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Published on November 4th, 2011 | by Zachary Shahan


1st-of-Its-Kind Community Solar Project

November 4th, 2011 by  

Community solar programs and projects of various sorts are hugely loved here on CleanTechnica, but a new community solar program in California is a little bit different than anything I’ve seen before (and it might be completely unique). It’s essentially crowdfunding the investment dollars for solar projects on community centers. (Think “Kickstarter for solar power on community centers.”) Solar finance company Solar Mosaic and Oakland’s Ella Baker Center for Human Rights are the ones behind it.

Pluses: low-income communities can get cheaper electricity, more green jobs are created, and we cut greenhouse gas emissions and other harmful pollution. Minuses: …?

Oakland’s Asian Resource Center was the first community center to benefit from the program. It got its solar roof, a 30-kilowatt solar installation (enough to power about 35 homes), on October 12. “Our communities are hurting already, but we are not waiting for the worst,” Miya Yoshitani, associate director of Asian Pacific Environmental Network, said at the opening ceremony. “We’re looking to build a solution-rich community. There’s no better time to bring low-income communities together and green our community.”

“We are courageous. We created something new. This is not an ordinary solar project. It represents the power of the crowd, the surplus of power that people employed to make it happen,” said Dan Rosen, CEO of Solar Mosaic.

community solar buying program

How Solar Mosaic’s Program Works

Investors in these solar projects can either donate their money or they can get it back in 7-10 years (essentially as zero-interest loans). They can buy “tiles” of the solar roof, each representing $100 of the investment, through Solar Mosaic.

As soon as total investments hit the price of the targeted installation, the project gets built. “The community, which receives the solar project, signs a 20-year lease with Solar Mosaic for use of the panels and agrees to pay the company for the power from the panels at a much lower rate than a utility company charges,” Simona Drevensek of Greentech Media reports.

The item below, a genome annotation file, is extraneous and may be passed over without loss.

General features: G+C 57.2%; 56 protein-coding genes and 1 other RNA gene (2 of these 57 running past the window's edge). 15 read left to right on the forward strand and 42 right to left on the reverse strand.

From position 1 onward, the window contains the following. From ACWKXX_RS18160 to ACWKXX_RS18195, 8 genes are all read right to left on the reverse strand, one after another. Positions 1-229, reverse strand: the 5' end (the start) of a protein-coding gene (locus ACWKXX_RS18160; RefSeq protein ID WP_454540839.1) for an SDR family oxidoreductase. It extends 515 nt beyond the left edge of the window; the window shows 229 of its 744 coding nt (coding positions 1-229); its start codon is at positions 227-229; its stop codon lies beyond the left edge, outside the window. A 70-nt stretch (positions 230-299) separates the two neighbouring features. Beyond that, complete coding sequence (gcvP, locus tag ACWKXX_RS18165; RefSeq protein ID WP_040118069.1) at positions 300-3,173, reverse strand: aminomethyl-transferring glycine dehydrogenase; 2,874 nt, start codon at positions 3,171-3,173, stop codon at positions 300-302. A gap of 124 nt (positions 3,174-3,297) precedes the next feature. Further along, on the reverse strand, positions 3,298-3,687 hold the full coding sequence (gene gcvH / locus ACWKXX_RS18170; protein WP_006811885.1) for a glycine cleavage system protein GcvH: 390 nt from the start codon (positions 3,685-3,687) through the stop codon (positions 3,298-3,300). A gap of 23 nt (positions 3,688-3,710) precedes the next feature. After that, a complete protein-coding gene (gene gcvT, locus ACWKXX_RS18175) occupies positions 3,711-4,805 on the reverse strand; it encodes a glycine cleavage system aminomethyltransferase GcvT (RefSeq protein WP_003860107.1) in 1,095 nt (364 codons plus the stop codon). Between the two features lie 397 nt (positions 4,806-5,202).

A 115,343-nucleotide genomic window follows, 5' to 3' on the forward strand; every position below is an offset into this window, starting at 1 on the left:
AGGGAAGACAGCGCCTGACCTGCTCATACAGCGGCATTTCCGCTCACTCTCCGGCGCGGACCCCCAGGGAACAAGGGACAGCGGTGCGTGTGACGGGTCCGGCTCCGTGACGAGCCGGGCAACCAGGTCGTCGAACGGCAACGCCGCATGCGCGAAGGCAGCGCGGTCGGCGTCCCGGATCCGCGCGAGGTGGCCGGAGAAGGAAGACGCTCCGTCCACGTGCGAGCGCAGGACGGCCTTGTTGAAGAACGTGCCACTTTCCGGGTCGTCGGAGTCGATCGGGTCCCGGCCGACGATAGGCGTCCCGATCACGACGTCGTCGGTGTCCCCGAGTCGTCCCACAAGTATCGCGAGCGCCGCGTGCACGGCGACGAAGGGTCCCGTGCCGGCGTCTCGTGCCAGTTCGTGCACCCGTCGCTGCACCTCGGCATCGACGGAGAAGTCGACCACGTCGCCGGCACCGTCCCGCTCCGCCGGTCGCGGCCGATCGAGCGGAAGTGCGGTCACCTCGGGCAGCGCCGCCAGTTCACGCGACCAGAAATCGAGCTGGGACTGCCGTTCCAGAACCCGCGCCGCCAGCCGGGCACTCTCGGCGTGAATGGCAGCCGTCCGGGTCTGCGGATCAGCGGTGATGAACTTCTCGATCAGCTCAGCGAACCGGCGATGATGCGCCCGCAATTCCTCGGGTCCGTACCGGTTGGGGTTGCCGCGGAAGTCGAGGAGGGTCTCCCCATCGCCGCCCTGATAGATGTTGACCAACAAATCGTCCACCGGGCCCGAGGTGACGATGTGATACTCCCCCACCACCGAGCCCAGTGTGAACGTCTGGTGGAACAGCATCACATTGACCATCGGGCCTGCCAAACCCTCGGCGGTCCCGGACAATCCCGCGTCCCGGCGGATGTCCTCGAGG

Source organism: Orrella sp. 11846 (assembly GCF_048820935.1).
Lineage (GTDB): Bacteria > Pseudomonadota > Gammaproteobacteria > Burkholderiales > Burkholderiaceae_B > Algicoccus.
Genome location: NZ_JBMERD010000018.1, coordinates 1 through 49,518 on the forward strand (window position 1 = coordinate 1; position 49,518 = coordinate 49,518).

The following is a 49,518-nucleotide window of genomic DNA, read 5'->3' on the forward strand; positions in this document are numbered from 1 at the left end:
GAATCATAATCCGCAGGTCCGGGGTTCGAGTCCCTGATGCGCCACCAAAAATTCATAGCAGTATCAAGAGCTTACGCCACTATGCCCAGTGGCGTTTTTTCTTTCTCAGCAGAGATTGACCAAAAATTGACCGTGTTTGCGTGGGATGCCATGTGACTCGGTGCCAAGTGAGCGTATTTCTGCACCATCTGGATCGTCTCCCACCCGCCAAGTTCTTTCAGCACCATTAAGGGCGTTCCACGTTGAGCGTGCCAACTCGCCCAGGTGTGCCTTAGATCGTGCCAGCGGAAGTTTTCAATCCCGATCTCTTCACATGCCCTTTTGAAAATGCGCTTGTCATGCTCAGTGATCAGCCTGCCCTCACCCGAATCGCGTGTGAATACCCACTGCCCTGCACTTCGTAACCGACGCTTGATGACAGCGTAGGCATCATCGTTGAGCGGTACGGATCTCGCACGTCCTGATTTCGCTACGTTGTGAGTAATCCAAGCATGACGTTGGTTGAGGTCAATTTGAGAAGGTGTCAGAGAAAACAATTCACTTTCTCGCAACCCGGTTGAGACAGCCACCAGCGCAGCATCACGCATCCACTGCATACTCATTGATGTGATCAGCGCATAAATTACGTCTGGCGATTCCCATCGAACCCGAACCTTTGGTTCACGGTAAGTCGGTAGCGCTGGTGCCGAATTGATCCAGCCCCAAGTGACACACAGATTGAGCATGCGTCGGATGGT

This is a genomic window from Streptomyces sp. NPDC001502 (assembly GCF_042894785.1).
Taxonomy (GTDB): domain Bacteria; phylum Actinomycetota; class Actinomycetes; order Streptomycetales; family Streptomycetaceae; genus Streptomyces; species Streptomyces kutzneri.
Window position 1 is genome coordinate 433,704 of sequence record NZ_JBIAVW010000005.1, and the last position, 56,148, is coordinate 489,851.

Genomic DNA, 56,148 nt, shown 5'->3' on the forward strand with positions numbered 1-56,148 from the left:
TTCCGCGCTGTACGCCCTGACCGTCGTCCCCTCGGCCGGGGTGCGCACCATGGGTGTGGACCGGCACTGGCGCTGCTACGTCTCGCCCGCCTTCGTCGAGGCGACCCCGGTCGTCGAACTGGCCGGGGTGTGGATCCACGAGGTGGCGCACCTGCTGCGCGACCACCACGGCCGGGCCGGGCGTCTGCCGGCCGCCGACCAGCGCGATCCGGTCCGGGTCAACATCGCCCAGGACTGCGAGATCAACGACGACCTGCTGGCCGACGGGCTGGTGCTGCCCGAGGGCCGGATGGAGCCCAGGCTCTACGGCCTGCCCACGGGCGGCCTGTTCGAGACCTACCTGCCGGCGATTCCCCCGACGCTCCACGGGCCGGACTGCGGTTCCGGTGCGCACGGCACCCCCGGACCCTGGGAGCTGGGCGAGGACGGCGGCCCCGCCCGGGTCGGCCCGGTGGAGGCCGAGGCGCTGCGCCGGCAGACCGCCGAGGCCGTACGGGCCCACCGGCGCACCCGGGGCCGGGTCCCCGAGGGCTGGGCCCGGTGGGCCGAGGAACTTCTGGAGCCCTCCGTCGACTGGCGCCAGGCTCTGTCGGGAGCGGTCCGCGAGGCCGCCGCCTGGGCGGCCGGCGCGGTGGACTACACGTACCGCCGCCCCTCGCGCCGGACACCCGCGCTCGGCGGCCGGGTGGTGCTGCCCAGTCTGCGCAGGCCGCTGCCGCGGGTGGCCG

It’s a way for individuals with money to give back to society, essentially.

“Solar Mosaic is doing what banks do (but without them), while creating jobs and a sustainable future,” said Jeremy Liu, executive director of EBALDC (East Bay Asian Local Development Corporation).

“You save $112,000 over 20 years that would otherwise go to PG&E. It’s a way for the community to get jobs, power and be part of the solar revolution,” Danny Kennedy, founder of Sungevity, said.

OK, I Have Heard of Similar Program

If you were reading CleanTechnica about one month ago, you might remember a “Solar Schools” program started by UK climate activist group 10:10 that I wrote about on October 2. It is actually very similar. The only differences as far as I can tell are that investors in that program provide funding for solar power systems on.. schools, whereas the California program above does so for community centers, and that Solar Schools investors don’t have the option to get their money back.

Know of any similar projects? I’d love to hear about them, and I imagine others here would, too!

Image Credit: Screenshot of Solar Mosaic video at top. 
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About the Author

is tryin' to help society help itself one word at a time. He spends most of his time here on CleanTechnica as its director, chief editor, and CEO. Zach is recognized globally as an electric vehicle, solar energy, and energy storage expert. He has presented about cleantech at conferences in India, the UAE, Ukraine, Poland, Germany, the Netherlands, the USA, Canada, and Curaçao. Zach has long-term investments in Tesla [TSLA] — after years of covering solar and EVs, he simply has a lot of faith in this company and feels like it is a good cleantech company to invest in. But he does not offer (explicitly or implicitly) investment advice of any sort on Tesla or any other company.

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